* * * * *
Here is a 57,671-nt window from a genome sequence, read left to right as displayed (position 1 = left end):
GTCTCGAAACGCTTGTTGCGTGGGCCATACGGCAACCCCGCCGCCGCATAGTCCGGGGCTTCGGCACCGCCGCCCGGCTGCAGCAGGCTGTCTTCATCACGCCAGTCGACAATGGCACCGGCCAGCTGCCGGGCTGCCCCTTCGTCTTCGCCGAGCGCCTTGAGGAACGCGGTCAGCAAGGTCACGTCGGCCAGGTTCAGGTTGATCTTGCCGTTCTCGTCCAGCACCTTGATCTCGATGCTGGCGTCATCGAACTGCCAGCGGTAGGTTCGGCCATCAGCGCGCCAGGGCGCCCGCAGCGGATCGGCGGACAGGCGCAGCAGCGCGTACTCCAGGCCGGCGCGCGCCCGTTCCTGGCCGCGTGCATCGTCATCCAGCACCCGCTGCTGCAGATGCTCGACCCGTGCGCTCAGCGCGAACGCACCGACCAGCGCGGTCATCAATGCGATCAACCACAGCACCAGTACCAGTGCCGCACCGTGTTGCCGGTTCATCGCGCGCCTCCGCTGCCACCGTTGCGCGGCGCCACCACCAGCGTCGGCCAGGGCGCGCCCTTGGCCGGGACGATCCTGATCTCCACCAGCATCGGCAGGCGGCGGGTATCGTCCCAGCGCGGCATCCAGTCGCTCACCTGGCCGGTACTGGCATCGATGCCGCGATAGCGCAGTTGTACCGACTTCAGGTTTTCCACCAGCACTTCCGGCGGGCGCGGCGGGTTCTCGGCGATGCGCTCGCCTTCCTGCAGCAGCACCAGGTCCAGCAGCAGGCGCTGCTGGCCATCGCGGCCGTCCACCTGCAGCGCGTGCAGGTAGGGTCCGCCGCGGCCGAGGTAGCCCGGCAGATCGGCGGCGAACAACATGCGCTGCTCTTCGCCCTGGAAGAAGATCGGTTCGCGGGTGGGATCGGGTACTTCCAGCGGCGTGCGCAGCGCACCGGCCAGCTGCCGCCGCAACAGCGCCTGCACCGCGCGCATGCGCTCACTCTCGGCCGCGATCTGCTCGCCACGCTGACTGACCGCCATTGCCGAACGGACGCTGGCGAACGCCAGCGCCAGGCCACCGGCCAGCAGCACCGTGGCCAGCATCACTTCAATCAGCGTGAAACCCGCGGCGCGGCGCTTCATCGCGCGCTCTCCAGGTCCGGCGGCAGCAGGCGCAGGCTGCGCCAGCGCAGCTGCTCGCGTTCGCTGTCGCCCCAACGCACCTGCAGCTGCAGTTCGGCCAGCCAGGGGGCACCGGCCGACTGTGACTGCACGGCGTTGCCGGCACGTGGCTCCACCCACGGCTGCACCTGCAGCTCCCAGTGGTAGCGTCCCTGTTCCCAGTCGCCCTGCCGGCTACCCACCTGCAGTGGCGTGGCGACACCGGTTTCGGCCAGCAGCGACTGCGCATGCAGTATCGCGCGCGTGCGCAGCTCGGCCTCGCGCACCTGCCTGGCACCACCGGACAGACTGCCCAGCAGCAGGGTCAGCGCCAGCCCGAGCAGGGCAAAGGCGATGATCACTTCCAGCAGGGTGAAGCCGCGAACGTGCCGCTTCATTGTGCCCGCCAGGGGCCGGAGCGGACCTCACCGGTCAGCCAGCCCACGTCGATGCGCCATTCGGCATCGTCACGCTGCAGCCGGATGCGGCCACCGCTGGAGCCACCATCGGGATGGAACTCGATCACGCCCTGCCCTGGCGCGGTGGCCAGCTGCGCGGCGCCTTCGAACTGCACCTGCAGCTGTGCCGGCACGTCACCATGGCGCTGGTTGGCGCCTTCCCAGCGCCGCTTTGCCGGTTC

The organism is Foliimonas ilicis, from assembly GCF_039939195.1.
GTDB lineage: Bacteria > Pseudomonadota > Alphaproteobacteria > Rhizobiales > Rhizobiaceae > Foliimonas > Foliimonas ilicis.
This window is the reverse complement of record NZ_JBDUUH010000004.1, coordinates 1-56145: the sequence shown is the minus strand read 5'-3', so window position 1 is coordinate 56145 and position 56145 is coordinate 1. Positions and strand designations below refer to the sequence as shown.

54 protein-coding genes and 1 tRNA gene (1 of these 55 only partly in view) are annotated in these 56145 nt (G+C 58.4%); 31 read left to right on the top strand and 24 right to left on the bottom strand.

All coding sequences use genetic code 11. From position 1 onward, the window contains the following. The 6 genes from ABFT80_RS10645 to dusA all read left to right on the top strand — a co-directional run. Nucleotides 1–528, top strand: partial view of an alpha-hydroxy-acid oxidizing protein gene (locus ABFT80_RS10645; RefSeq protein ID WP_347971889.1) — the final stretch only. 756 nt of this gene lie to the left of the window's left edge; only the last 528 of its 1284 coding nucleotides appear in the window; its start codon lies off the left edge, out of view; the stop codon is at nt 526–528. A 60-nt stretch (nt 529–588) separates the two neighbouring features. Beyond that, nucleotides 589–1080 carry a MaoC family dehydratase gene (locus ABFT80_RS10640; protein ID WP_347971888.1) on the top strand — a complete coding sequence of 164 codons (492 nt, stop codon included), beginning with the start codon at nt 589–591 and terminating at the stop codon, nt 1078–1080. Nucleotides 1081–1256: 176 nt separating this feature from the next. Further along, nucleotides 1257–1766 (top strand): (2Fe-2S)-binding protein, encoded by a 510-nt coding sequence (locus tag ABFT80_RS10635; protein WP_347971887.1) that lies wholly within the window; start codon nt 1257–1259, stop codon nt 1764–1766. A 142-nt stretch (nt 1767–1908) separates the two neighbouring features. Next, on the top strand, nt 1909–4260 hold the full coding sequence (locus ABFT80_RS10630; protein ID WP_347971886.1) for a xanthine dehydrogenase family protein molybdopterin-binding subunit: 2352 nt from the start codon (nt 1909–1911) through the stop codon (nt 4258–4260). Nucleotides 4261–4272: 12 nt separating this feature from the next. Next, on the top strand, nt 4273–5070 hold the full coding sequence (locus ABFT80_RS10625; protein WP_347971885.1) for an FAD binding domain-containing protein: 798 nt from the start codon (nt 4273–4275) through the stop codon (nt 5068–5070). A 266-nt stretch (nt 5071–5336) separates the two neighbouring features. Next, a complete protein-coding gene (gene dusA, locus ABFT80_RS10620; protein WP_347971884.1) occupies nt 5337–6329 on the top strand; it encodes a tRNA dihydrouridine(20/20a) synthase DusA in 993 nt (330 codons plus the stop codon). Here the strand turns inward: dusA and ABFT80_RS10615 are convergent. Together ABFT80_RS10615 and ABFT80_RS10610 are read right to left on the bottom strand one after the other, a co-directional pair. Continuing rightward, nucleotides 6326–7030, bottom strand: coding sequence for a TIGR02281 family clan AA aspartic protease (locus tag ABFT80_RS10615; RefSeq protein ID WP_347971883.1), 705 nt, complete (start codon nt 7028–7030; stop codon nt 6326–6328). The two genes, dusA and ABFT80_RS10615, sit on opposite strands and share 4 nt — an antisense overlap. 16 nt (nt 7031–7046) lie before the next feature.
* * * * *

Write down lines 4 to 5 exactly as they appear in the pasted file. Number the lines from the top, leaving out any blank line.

GTDB lineage: Bacteria > Pseudomonadota > Alphaproteobacteria > Rhizobiales > Rhizobiaceae > Foliimonas > Foliimonas ilicis.
This window is the reverse complement of record NZ_JBDUUH010000004.1, coordinates 1-56145: the sequence shown is the minus strand read 5'-3', so window position 1 is coordinate 56145 and position 56145 is coordinate 1. Positions and strand designations below refer to the sequence as shown.